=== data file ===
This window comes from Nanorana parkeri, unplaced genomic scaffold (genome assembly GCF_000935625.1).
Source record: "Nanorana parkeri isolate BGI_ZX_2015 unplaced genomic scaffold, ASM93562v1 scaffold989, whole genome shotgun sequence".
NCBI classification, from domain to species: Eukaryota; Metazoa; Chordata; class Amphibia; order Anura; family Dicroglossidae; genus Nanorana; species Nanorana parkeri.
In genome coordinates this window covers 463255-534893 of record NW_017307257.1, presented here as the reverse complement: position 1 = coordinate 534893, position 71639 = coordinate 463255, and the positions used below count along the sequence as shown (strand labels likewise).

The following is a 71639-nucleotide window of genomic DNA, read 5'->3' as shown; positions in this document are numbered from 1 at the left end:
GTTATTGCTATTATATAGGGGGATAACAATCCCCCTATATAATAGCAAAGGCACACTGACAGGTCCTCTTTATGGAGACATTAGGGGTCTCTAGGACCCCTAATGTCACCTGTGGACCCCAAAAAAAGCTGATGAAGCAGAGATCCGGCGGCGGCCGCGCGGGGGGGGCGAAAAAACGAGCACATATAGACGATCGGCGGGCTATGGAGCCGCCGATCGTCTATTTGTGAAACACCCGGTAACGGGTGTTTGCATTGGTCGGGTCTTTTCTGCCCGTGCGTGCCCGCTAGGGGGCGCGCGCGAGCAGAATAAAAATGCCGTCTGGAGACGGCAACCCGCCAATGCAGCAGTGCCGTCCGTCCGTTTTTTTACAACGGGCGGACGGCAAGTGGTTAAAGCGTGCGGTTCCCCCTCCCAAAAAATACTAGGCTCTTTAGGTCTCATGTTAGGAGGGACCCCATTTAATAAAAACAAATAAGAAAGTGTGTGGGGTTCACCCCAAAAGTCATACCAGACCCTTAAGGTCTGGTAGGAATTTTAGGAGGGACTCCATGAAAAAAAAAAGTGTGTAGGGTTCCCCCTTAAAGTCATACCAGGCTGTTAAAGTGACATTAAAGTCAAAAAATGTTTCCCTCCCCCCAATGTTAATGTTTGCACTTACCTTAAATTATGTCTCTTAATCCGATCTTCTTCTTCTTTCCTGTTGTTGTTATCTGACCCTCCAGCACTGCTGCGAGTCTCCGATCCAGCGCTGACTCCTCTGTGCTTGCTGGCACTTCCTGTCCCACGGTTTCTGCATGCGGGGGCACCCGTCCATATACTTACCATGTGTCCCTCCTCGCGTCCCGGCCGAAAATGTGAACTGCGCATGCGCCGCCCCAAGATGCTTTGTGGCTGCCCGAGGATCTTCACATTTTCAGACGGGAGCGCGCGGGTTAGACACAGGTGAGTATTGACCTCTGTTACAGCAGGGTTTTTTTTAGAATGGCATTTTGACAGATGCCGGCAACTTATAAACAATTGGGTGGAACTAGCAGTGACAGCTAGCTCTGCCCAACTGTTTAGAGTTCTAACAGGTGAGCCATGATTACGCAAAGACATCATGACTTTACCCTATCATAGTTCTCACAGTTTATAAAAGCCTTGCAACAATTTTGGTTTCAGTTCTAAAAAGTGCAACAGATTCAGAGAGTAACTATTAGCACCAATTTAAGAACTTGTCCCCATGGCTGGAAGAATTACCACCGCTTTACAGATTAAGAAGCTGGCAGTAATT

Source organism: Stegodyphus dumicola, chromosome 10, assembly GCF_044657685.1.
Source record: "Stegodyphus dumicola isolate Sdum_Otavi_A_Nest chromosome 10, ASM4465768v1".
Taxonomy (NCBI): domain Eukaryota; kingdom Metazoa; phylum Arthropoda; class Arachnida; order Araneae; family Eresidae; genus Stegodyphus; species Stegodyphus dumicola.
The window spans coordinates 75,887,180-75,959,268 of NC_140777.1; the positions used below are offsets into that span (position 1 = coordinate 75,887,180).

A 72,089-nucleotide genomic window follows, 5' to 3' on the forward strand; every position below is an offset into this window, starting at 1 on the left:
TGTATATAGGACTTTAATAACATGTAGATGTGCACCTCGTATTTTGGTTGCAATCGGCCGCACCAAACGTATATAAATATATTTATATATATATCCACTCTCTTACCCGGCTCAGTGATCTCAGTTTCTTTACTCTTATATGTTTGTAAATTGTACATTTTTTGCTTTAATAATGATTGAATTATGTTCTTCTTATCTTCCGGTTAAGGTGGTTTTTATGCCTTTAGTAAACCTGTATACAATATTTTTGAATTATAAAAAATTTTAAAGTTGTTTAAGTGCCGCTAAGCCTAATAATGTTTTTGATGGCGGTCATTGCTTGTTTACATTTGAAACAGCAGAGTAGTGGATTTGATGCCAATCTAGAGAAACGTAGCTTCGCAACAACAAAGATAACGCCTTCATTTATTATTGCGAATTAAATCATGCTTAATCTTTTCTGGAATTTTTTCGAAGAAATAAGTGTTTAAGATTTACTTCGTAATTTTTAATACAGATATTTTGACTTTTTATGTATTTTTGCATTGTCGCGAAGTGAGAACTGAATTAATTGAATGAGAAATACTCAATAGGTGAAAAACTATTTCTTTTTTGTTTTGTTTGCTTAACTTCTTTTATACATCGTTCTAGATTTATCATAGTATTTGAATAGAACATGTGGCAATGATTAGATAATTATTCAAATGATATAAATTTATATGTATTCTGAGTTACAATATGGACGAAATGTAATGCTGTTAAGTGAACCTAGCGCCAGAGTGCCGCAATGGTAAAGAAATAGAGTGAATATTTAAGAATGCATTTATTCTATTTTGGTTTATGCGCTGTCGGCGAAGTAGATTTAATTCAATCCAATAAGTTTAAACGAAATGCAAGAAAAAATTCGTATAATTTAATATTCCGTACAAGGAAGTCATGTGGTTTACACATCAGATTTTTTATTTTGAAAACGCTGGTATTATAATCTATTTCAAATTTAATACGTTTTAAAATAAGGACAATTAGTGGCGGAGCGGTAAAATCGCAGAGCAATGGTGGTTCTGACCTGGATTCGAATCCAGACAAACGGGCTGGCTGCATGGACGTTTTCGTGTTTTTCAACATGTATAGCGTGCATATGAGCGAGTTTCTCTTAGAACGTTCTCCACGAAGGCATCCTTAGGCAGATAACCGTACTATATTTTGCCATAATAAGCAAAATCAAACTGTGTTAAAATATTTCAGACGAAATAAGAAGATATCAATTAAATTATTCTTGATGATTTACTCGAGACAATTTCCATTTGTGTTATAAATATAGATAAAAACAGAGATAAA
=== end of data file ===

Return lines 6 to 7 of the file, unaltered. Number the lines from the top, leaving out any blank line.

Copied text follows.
GTTATTGCTATTATATAGGGGGATAACAATCCCCCTATATAATAGCAAAGGCACACTGACAGGTCCTCTTTATGGAGACATTAGGGGTCTCTAGGACCCCTAATGTCACCTGTGGACCCCAAAAAAAGCTGATGAAGCAGAGATCCGGCGGCGGCCGCGCGGGGGGGGCGAAAAAACGAGCACATATAGACGATCGGCGGGCTATGGAGCCGCCGATCGTCTATTTGTGAAACACCCGGTAACGGGTGTTTGCATTGGTCGGGTCTTTTCTGCCCGTGCGTGCCCGCTAGGGGGCGCGCGCGAGCAGAATAAAAATGCCGTCTGGAGACGGCAACCCGCCAATGCAGCAGTGCCGTCCGTCCGTTTTTTTACAACGGGCGGACGGCAAGTGGTTAAAGCGTGCGGTTCCCCCTCCCAAAAAATACTAGGCTCTTTAGGTCTCATGTTAGGAGGGACCCCATTTAATAAAAACAAATAAGAAAGTGTGTGGGGTTCACCCCAAAAGTCATACCAGACCCTTAAGGTCTGGTAGGAATTTTAGGAGGGACTCCATGAAAAAAAAAAGTGTGTAGGGTTCCCCCTTAAAGTCATACCAGGCTGTTAAAGTGACATTAAAGTCAAAAAATGTTTCCCTCCCCCCAATGTTAATGTTTGCACTTACCTTAAATTATGTCTCTTAATCCGATCTTCTTCTTCTTTCCTGTTGTTGTTATCTGACCCTCCAGCACTGCTGCGAGTCTCCGATCCAGCGCTGACTCCTCTGTGCTTGCTGGCACTTCCTGTCCCACGGTTTCTGCATGCGGGGGCACCCGTCCATATACTTACCATGTGTCCCTCCTCGCGTCCCGGCCGAAAATGTGAACTGCGCATGCGCCGCCCCAAGATGCTTTGTGGCTGCCCGAGGATCTTCACATTTTCAGACGGGAGCGCGCGGGTTAGACACAGGTGAGTATTGACCTCTGTTACAGCAGGGTTTTTTTTAGAATGGCATTTTGACAGATGCCGGCAACTTATAAACAATTGGGTGGAACTAGCAGTGACAGCTAGCTCTGCCCAACTGTTTAGAGTTCTAACAGGTGAGCCATGATTACGCAAAGACATCATGACTTTACCCTATCATAGTTCTCACAGTTTATAAAAGCCTTGCAACAATTTTGGTTTCAGTTCTAAAAAGTGCAACAGATTCAGAGAGTAACTATTAGCACCAATTTAAGAACTTGTCCCCATGGCTGGAAGAATTACCACCGCTTTACAGATTAAGAAGCTGGCAGTAATT

Source organism: Stegodyphus dumicola, chromosome 10, assembly GCF_044657685.1.